Finally, the sealed emitters are placed in a sputtering machine's vacuum chamber. A metal is sputtered from a sputtering target to form a metal layer on the exterior of insulating shell.
The foregoing and other features and advantages of the invention will be apparent from the following, more particular description of a preferred embodiment of the invention, as illustrated in the accompanying drawings.
FIG. 1 shows an embodiment of a miniature X-ray emitter.
FIG. 2 shows a detailed sectional view of a conical braze area.
FIG. 3 shows a sputtering apparatus in use with the invention.
FIG. 4 shows a cathodic arc deposition applicator in use with the invention.
FIG. 5 shows the assembly and brazing and sealing procedure of the emitter.
FIG. 6 shows a metal being sputtered onto the exterior surface of the emitter.
FIG. 7 shows a Ti—Sn binary phase diagram.
The preferred embodiment of the present invention is now described with reference to the figures where like reference numbers indicate identical or functionally similar elements. While the invention is described in terms of a specific embodiment, it should be understood that this is done for illustrative purposes only. A person skilled in the relevant art will recognize that various modifications, rearrangements and substitutions can be made without departing from the spirit of the invention.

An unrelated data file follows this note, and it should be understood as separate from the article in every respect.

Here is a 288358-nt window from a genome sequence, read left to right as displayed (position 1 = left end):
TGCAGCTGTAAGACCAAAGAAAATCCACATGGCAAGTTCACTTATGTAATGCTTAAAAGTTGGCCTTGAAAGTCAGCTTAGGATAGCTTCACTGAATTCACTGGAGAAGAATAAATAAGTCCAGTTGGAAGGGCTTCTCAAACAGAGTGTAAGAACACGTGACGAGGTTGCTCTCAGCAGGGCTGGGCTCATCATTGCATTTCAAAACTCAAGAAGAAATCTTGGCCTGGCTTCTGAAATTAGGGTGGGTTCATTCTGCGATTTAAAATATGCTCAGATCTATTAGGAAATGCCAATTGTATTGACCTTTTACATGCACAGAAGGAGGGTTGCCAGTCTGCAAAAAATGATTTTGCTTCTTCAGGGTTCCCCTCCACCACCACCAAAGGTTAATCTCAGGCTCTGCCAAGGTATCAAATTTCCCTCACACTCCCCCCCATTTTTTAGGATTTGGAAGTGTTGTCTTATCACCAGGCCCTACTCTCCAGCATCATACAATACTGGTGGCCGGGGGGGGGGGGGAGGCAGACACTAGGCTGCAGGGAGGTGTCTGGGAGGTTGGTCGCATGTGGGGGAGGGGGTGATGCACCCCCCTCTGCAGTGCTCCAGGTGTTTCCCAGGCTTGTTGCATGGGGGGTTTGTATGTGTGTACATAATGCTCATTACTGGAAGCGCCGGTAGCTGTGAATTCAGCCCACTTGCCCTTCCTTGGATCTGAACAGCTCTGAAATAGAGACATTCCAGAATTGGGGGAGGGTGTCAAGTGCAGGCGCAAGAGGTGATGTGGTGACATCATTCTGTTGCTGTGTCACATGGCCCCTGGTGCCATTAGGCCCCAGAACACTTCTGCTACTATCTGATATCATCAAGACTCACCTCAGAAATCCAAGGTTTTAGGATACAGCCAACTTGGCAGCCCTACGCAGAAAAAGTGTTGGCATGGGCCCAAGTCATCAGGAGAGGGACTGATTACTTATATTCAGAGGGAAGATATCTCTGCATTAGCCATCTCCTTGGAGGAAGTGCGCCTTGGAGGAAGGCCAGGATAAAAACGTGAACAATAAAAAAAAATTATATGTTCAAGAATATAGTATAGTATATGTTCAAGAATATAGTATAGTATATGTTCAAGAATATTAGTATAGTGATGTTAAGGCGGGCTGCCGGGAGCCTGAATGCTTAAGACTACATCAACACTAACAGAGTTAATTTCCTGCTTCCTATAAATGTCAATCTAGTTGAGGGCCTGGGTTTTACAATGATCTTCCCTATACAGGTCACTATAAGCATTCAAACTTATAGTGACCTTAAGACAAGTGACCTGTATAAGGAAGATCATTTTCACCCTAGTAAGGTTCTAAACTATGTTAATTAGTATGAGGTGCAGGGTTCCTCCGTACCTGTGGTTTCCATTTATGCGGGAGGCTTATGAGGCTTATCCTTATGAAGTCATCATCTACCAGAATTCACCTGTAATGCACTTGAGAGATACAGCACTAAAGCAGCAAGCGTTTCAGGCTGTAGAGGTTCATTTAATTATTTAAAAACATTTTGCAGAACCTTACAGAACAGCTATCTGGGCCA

FIG. 1 shows a miniature a miniature X-ray emitter generally at 100. X-ray emitter 100 is to be introduced to a patient's blood vessels or other cavities via a trocar or introducer. It comprises a insulating shell 110, an anode 120, a cathode 130 and a cathode cap 132. Insulating shell has a first end 117 and a second end 119. Insulating shell 110 can be comprised of any material having a very high dielectric strength (120-200 kV/mm) combined with high electrical resistivity (1015 Ohm-cm), gas impermeability, and moderate mechanical strength. Insulating shell 110 should also have a coefficient of thermal expansion (CTE) close to that of anode 120. Finally, insulating shell 110 should have low to moderate absorption of X-ray within the energy range of 10-20 kV. Thus, the material should be composed of relatively low weight elements. Crystalline quartz and diamond both meet these requirements, and are good materials for the insulating shell. The anode is preferably tungsten, however, platinum, gold or other heavy metals are also good materials for the anode.
Insulating shell 110 is coated with a metal coating 114, which provides electrical contact between cathode cap 132 and the braid of a coaxial cable (not shown). Metal coating 114 may be any non-corrosive conductive metal, as would be known by one skilled in the relevant art, and is preferably silver.